“There’s no predicting how one human will react in any situation,” Probst says. “In the sixth or seventh season there started to be this groundswell of observation, which was, ‘Why do these people keep making the same mistakes as earlier seasons? Don’t they know better by now?’

“And I kind of bought into that for a couple of seasons too, until one day I realized, it’s in our nature. If I’m a leader, I’m going to lead. No matter what I say when I’m sitting there on the couch (beforehand), under extreme conditions, my natural instinct will be to say, ‘I know this will make me a target, but I can’t just sit here and watch you fumble around with the shelter, I’ve got to take charge.’ ”

Probst’s own self-discovery process has seen him branch into a number of unfamiliar environs over the past few years. For starters, he will return to the  film director’s chair later this year with his second feature, Kiss Me, and he also penned a vaguely Survivor-themed young adult novel, titled Stranded, which hit bookstores last February.

And then there was the one high-profile misstep. Last fall Probst launched a daytime talker, only to have “Survivor’”s iconic “outlast” directive come back and bite him. Thanks to low ratings, “The Jeff Probst Show” was canceled by CBS TV Distribution before the end of its first season.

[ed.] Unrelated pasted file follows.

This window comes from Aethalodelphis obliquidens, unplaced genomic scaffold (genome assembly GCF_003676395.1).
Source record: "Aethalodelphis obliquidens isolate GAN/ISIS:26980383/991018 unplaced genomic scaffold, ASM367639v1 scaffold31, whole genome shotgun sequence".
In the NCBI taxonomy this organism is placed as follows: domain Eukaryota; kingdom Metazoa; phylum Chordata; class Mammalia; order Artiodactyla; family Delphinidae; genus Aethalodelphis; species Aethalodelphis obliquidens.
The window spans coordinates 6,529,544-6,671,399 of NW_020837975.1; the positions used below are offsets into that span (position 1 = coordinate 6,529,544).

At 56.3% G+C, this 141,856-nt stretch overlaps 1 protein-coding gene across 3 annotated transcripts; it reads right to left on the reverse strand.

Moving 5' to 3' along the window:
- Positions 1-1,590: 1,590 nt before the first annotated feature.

Yet Probst takes a stoic approach to the failed venture.

“A lot of people told me that the type of show I wanted to do wouldn’t work, and it turned out they were right,” he says. “Part of that was me being stubborn, and probably being naive toward the habits of the daytime audience.”

He also emerged from the experience with a new appreciation for, and experience with, the intricacies of interviewing. He’s particularly enthusiastic in discussing the interviewing techniques he honed on the show, which he hopes to put into larger play for future Tribal Councils.

“I used to approach Tribal as though anytime there was a really great answer, I would try to put a button on it, so that we could have a little moment,” he says. “Then I realized maybe I would be more effective if I talked just a whole lot less. Now, though you don’t see it in the cut, I’m very likely to ask a question and if I don’t get the answer I’m looking for, I’ll just wait. … The key to my job is to keep turning the story, without being seen as the one holding the key.”